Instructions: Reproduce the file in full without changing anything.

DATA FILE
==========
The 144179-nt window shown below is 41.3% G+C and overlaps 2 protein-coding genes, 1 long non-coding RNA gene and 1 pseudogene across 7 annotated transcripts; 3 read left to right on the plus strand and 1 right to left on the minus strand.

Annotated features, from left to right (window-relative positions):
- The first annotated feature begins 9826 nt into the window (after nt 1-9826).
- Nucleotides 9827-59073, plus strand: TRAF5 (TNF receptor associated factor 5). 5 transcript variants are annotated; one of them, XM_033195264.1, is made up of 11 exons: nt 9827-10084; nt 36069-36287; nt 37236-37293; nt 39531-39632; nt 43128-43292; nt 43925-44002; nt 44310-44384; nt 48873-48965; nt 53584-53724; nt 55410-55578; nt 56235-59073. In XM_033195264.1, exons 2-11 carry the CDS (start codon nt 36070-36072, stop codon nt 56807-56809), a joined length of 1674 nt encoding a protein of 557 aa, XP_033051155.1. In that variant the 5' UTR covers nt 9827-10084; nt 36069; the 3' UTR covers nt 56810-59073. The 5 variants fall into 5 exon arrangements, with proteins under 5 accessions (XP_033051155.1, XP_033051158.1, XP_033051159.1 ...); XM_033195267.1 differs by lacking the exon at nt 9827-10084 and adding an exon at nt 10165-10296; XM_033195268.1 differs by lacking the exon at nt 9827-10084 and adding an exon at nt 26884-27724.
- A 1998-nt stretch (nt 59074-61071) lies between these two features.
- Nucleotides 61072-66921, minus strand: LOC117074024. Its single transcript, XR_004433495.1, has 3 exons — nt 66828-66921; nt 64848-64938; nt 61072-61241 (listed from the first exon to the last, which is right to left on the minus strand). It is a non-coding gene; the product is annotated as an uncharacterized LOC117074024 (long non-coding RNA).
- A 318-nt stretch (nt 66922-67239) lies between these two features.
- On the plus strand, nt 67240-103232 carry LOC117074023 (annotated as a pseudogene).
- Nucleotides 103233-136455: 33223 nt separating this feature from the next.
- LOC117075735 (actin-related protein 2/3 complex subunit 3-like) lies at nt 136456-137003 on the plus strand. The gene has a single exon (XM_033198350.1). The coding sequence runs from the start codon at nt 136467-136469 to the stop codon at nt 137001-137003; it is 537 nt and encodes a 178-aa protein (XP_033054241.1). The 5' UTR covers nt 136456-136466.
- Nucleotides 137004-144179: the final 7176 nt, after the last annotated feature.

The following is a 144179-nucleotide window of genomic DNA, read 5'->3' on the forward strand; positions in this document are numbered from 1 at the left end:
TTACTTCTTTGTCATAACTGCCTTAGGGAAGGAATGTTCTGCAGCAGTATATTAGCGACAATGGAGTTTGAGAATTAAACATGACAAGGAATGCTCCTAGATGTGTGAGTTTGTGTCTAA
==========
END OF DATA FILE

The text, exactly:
The 144179-nt window shown below is 41.3% G+C and overlaps 2 protein-coding genes, 1 long non-coding RNA gene and 1 pseudogene across 7 annotated transcripts; 3 read left to right on the plus strand and 1 right to left on the minus strand.

Annotated features, from left to right (window-relative positions):
- The first annotated feature begins 9826 nt into the window (after nt 1-9826).
- Nucleotides 9827-59073, plus strand: TRAF5 (TNF receptor associated factor 5). 5 transcript variants are annotated; one of them, XM_033195264.1, is made up of 11 exons: nt 9827-10084; nt 36069-36287; nt 37236-37293; nt 39531-39632; nt 43128-43292; nt 43925-44002; nt 44310-44384; nt 48873-48965; nt 53584-53724; nt 55410-55578; nt 56235-59073. In XM_033195264.1, exons 2-11 carry the CDS (start codon nt 36070-36072, stop codon nt 56807-56809), a joined length of 1674 nt encoding a protein of 557 aa, XP_033051155.1. In that variant the 5' UTR covers nt 9827-10084; nt 36069; the 3' UTR covers nt 56810-59073. The 5 variants fall into 5 exon arrangements, with proteins under 5 accessions (XP_033051155.1, XP_033051158.1, XP_033051159.1 ...); XM_033195267.1 differs by lacking the exon at nt 9827-10084 and adding an exon at nt 10165-10296; XM_033195268.1 differs by lacking the exon at nt 9827-10084 and adding an exon at nt 26884-27724.
- A 1998-nt stretch (nt 59074-61071) lies between these two features.
- Nucleotides 61072-66921, minus strand: LOC117074024. Its single transcript, XR_004433495.1, has 3 exons — nt 66828-66921; nt 64848-64938; nt 61072-61241 (listed from the first exon to the last, which is right to left on the minus strand). It is a non-coding gene; the product is annotated as an uncharacterized LOC117074024 (long non-coding RNA).
- A 318-nt stretch (nt 66922-67239) lies between these two features.
- On the plus strand, nt 67240-103232 carry LOC117074023 (annotated as a pseudogene).
- Nucleotides 103233-136455: 33223 nt separating this feature from the next.
- LOC117075735 (actin-related protein 2/3 complex subunit 3-like) lies at nt 136456-137003 on the plus strand. The gene has a single exon (XM_033198350.1). The coding sequence runs from the start codon at nt 136467-136469 to the stop codon at nt 137001-137003; it is 537 nt and encodes a 178-aa protein (XP_033054241.1). The 5' UTR covers nt 136456-136466.
- Nucleotides 137004-144179: the final 7176 nt, after the last annotated feature.

The following is a 144179-nucleotide window of genomic DNA, read 5'->3' on the forward strand; positions in this document are numbered from 1 at the left end:
TTACTTCTTTGTCATAACTGCCTTAGGGAAGGAATGTTCTGCAGCAGTATATTAGCGACAATGGAGTTTGAGAATTAAACATGACAAGGAATGCTCCTAGATGTGTGAGTTTGTGTCTAA